Former governor Roy Barnes and former senator Sam Nunn have both donated to Isakson. Rep. David Scott, a leading African-American voice in the state, said he’d vote for Isakson instead of Barksdale. “I’ve always voted for Johnny Isakson. He’s my friend. He’s my partner,” Scott said in August. “And I always look out for my partners.”
The latest Atlanta Journal Constitution poll showed the Democrats-for-Isakson phenomenon isn’t unique to elected officials. Among Hillary Clinton supporters, 18 percent said they’ll split their ticket and vote for Isakson, too. That poll shows Clinton trailing Trump by just two points but Isakson ahead of Barksdale by 15.
Barksdale’s failure to launch has kept outside money largely absent from the Senate race. The Democratic Senatorial Campaign Committee has invested no money in the state, while overall outside spending in the race is less than $2 million, all for Isakson, compared to $6.8 million of outside spending in John McCain’s race in Arizona, $30 million in Richard Burr’s race in North Carolina, and $90 million in the race to unseat Pat Toomey in Pennsylvania. The departure of three of Barksdale’s top aides since August hasn’t helped.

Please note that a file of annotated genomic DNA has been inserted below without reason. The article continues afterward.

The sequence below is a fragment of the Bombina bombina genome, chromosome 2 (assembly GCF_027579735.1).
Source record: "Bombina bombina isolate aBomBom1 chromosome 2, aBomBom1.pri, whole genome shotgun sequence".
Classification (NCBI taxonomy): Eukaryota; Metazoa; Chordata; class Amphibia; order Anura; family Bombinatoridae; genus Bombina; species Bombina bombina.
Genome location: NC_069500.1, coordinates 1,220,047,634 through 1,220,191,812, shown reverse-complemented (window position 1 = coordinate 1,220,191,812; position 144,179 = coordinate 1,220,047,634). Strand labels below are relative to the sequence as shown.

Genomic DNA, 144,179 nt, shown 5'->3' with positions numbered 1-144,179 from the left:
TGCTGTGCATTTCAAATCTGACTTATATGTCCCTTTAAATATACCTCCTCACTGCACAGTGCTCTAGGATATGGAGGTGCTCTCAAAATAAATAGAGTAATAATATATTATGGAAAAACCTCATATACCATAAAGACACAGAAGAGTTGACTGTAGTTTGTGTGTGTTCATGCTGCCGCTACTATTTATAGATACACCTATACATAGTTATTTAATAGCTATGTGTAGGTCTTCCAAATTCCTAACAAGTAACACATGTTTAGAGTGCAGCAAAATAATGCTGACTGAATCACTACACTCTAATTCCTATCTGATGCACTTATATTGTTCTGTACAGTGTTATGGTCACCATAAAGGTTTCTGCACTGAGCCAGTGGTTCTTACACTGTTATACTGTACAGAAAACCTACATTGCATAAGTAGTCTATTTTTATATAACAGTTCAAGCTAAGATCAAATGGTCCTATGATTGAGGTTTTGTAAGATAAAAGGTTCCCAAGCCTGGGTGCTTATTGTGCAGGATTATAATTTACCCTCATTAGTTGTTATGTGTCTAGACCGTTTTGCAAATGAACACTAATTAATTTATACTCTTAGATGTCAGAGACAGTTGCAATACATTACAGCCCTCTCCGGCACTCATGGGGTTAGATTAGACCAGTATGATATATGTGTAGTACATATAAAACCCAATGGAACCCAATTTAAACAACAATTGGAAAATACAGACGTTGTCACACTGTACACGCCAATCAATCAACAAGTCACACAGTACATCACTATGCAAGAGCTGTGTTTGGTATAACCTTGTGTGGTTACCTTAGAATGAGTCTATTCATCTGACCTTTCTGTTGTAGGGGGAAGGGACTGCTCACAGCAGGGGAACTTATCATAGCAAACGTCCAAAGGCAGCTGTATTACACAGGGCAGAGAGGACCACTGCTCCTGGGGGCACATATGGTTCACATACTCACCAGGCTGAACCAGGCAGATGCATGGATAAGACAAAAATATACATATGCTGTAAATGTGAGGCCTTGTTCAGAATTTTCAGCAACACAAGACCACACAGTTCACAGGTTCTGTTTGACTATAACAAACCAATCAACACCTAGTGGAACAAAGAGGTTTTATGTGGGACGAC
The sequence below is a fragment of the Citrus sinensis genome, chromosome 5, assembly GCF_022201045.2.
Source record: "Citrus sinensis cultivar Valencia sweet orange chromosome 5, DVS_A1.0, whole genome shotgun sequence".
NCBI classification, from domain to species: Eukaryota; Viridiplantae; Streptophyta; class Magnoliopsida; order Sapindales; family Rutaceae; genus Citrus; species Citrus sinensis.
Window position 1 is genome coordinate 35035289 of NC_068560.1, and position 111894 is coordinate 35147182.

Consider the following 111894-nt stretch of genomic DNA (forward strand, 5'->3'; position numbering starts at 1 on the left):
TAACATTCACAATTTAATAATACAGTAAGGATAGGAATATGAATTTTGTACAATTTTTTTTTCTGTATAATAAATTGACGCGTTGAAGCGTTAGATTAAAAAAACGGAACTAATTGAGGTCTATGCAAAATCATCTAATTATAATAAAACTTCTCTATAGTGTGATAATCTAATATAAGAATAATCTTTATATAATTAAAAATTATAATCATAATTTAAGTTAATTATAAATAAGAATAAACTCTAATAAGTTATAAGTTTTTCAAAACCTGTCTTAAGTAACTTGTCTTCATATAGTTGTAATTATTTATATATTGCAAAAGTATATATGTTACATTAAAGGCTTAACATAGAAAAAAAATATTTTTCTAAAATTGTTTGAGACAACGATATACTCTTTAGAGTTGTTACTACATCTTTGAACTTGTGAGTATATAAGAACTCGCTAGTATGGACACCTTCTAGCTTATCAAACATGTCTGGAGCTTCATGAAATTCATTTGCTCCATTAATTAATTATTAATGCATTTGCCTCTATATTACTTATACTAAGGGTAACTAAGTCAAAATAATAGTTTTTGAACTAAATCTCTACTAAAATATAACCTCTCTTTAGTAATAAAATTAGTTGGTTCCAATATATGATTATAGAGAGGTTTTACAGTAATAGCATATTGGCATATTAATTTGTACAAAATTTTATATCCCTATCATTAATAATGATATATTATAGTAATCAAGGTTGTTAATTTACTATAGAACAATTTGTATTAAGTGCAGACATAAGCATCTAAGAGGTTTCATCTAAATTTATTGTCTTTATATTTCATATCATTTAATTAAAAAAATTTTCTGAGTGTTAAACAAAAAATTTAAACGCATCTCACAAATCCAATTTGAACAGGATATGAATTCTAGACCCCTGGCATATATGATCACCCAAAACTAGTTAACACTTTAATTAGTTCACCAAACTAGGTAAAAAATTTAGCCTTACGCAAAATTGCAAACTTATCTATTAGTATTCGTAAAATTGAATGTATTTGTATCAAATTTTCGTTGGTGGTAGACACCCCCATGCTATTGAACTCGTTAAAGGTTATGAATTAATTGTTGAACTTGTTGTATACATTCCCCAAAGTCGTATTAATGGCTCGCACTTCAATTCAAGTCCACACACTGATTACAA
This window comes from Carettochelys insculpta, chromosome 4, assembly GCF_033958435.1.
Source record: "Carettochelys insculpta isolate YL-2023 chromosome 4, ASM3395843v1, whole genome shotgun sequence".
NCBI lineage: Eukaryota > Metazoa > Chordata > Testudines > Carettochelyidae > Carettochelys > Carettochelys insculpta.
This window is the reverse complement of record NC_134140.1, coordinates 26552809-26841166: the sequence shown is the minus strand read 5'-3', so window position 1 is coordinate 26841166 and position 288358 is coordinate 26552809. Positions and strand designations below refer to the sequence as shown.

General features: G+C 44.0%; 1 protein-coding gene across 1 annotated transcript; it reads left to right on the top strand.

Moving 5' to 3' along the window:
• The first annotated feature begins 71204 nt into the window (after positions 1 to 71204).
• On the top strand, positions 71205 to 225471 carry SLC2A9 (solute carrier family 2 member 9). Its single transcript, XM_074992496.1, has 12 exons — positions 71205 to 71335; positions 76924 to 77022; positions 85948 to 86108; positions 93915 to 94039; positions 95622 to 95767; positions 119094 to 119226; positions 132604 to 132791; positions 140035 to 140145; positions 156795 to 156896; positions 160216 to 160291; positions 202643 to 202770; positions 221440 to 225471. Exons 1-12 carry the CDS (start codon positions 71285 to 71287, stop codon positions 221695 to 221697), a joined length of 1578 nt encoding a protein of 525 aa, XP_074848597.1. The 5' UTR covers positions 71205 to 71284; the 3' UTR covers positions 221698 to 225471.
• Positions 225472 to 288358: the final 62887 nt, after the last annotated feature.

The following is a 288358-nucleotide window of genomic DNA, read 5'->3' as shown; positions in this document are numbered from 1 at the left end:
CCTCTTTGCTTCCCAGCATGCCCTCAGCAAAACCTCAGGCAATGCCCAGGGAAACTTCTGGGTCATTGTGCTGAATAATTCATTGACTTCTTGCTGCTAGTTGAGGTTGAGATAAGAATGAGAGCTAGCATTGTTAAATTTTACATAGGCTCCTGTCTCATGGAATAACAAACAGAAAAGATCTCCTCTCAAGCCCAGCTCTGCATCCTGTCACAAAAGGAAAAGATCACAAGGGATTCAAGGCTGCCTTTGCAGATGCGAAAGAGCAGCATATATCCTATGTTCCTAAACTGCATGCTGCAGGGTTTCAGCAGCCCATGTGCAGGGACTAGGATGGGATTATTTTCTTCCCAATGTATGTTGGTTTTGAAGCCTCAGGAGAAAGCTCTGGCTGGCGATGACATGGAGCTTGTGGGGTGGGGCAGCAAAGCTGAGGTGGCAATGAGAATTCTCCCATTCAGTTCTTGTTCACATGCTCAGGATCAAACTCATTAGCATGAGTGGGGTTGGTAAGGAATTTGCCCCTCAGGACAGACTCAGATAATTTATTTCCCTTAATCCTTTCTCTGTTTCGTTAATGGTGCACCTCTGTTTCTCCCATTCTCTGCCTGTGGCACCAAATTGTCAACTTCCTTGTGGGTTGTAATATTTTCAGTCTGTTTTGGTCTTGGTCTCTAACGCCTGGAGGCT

Democrat Jim Barksdale drew about a dozen veterans to an event in Columbus yesterday.
Democrat Jim Barksdale was in Columbus on Wednesday to meet with about a dozen Vietnam War veterans at the Columbus Public Library.
Barksdale said he doesn’t have a specific policy plan for veterans if he’s elected but noted problems for some date back to the Korean War, World War II and the Vietnam War.
“On the other hand, some are new,” he said. “Records get lost, and they aren’t getting the same kind of service they use to get from the standpoint that doctors don’t stay as long with the rotations of doctors, use of opiates and the psychological care.”